Constitutional Clash over PPACA: Beware of preconceived notion?
When the Supreme court asses a law for its constitutionality, they are usually sensitive to the motive of congress or their intention as to the meaning of the provisions in the law. On a constitutional level, determination are made in suits before the court to correct for mistake where there is the possibility of erroneous danger to the public and or, invalidation of constitutional provisions with respect to the application of the law. More often however, the Nine-judge seating court, simply rule either way, in support or against the constitutionality of the law. Where the judges are generally convinced that their decisions in support or against the constitutionality of the law are rational, either still votes his conscience or position on the critical provisions. Judges are generally convinced that their votes indicate their understanding of the constitutionality of the provisions in the law; or, where the constitution stands on raised issues of merit. In reality, a substantial number of decisions from the high court are based on facts and evidence presented by the prosecutor and defending attorneys. When the Judges sense some danger in the arguments advanced by either supporting or defending attorneys, the judges are generally cautious of their ruling.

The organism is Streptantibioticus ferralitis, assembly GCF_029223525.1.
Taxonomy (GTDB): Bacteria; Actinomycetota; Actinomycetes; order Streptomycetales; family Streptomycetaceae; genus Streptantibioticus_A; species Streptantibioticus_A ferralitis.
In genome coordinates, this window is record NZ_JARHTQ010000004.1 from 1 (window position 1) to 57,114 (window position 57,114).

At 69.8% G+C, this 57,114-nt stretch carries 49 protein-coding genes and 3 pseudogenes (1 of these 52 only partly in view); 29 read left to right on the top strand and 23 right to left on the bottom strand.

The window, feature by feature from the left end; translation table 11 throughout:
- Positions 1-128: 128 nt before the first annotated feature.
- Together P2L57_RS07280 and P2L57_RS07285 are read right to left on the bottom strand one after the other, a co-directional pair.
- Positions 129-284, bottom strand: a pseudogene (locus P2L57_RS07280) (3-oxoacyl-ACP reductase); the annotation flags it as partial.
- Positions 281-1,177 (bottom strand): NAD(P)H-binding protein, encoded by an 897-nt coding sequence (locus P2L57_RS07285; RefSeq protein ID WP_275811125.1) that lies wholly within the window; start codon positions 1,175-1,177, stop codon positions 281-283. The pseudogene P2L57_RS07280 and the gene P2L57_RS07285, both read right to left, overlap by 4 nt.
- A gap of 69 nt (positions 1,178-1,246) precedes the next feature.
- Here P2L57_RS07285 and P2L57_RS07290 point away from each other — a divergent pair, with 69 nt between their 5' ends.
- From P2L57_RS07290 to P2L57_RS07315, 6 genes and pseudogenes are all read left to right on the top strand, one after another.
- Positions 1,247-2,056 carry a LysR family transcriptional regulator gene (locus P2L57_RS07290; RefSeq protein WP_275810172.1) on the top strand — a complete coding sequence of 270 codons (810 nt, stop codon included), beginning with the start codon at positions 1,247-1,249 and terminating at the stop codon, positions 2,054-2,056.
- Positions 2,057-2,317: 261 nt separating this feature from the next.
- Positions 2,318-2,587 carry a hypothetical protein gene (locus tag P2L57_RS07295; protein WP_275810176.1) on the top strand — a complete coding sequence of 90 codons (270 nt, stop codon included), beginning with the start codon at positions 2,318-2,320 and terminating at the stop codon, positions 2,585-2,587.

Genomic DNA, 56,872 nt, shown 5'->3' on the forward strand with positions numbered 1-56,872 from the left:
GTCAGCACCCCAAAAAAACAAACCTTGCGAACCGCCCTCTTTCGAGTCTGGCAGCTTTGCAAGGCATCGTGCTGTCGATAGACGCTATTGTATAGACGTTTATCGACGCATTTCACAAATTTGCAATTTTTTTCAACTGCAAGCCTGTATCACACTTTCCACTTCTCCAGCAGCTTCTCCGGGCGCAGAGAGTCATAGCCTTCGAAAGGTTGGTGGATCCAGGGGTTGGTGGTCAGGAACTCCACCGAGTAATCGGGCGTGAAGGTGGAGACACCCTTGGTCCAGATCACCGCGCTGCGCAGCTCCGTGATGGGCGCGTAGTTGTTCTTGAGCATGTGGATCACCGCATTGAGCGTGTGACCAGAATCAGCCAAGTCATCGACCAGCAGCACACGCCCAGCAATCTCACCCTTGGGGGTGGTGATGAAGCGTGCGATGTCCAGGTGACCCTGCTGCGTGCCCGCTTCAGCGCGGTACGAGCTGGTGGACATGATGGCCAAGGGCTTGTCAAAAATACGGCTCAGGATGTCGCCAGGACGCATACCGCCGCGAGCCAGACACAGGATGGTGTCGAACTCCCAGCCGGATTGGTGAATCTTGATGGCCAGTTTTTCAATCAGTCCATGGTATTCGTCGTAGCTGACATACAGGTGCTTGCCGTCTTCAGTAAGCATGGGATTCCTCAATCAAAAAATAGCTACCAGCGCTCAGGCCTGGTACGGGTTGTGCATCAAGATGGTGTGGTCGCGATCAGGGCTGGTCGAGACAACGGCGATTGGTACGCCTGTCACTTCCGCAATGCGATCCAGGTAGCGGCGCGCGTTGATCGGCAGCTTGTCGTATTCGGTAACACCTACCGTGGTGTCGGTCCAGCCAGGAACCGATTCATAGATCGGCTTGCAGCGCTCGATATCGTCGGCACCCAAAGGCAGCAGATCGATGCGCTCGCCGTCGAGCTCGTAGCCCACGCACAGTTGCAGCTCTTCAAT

The kind of preconceived emotional arguments from either camp on politically charged issues hardly sways these judges. Seasoned attorneys before the supreme court have learned to trust the instincts of the judges by rummaging through their past decisions on high button politically charged cases similar to the one at hand before the high court. Being cautious of past rulings and stance of the individual judge on Supreme Court's bench is how the best of attorneys, or representing attorneys, predict the possibility of a judge ruling in their favor. Seasoned attorneys trust that the judges will rule in a pattern symptomatic of their legal biases; although each is willing to evaluate the merits and argument presented by attorneys before their court, afresh. So, where do the lucks of the pro- and anti-Patients Protection and Affordable Care Act groups stand? No one can tell, until the case is brought before the Supreme Court, arguments presented from both end of the spectrum and the judges hand down a decision. For those in a hurry, maybe it will be wise to wait until the case(s) get a Supreme Court docket number in the current session!